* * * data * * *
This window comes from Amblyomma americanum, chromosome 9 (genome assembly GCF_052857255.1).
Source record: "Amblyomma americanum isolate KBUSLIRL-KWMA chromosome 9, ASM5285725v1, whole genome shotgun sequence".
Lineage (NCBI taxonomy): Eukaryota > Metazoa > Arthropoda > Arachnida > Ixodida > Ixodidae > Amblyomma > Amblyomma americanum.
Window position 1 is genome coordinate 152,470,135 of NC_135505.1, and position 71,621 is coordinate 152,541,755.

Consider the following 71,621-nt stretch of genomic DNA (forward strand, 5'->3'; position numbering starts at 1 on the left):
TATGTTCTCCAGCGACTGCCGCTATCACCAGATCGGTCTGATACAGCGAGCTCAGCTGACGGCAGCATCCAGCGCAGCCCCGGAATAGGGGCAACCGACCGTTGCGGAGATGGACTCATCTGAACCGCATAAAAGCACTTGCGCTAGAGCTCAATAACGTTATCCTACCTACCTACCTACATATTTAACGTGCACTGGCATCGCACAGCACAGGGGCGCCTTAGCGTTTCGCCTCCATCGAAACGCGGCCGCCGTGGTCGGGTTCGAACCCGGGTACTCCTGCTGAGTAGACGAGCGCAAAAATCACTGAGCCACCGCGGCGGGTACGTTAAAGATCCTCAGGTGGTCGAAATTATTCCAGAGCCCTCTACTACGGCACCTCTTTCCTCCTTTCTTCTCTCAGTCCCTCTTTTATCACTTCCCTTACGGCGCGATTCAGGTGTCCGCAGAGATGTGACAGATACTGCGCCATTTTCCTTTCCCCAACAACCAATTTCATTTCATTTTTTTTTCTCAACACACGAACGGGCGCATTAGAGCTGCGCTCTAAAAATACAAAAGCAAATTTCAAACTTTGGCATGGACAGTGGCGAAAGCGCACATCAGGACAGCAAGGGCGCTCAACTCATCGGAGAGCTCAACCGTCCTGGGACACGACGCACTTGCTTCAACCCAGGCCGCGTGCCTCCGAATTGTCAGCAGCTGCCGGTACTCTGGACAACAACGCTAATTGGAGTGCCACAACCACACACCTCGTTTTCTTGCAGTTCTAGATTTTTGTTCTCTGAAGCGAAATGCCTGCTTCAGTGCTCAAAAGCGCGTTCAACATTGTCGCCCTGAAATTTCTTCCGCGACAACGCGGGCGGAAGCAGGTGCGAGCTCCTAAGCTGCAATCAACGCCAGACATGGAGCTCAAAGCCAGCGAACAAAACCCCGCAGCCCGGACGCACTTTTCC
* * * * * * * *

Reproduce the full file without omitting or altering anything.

This window comes from Amblyomma americanum, chromosome 9 (genome assembly GCF_052857255.1).
Source record: "Amblyomma americanum isolate KBUSLIRL-KWMA chromosome 9, ASM5285725v1, whole genome shotgun sequence".
Lineage (NCBI taxonomy): Eukaryota > Metazoa > Arthropoda > Arachnida > Ixodida > Ixodidae > Amblyomma > Amblyomma americanum.
Window position 1 is genome coordinate 152,470,135 of NC_135505.1, and position 71,621 is coordinate 152,541,755.

Consider the following 71,621-nt stretch of genomic DNA (forward strand, 5'->3'; position numbering starts at 1 on the left):
TATGTTCTCCAGCGACTGCCGCTATCACCAGATCGGTCTGATACAGCGAGCTCAGCTGACGGCAGCATCCAGCGCAGCCCCGGAATAGGGGCAACCGACCGTTGCGGAGATGGACTCATCTGAACCGCATAAAAGCACTTGCGCTAGAGCTCAATAACGTTATCCTACCTACCTACCTACATATTTAACGTGCACTGGCATCGCACAGCACAGGGGCGCCTTAGCGTTTCGCCTCCATCGAAACGCGGCCGCCGTGGTCGGGTTCGAACCCGGGTACTCCTGCTGAGTAGACGAGCGCAAAAATCACTGAGCCACCGCGGCGGGTACGTTAAAGATCCTCAGGTGGTCGAAATTATTCCAGAGCCCTCTACTACGGCACCTCTTTCCTCCTTTCTTCTCTCAGTCCCTCTTTTATCACTTCCCTTACGGCGCGATTCAGGTGTCCGCAGAGATGTGACAGATACTGCGCCATTTTCCTTTCCCCAACAACCAATTTCATTTCATTTTTTTTTCTCAACACACGAACGGGCGCATTAGAGCTGCGCTCTAAAAATACAAAAGCAAATTTCAAACTTTGGCATGGACAGTGGCGAAAGCGCACATCAGGACAGCAAGGGCGCTCAACTCATCGGAGAGCTCAACCGTCCTGGGACACGACGCACTTGCTTCAACCCAGGCCGCGTGCCTCCGAATTGTCAGCAGCTGCCGGTACTCTGGACAACAACGCTAATTGGAGTGCCACAACCACACACCTCGTTTTCTTGCAGTTCTAGATTTTTGTTCTCTGAAGCGAAATGCCTGCTTCAGTGCTCAAAAGCGCGTTCAACATTGTCGCCCTGAAATTTCTTCCGCGACAACGCGGGCGGAAGCAGGTGCGAGCTCCTAAGCTGCAATCAACGCCAGACATGGAGCTCAAAGCCAGCGAACAAAACCCCGCAGCCCGGACGCACTTTTCC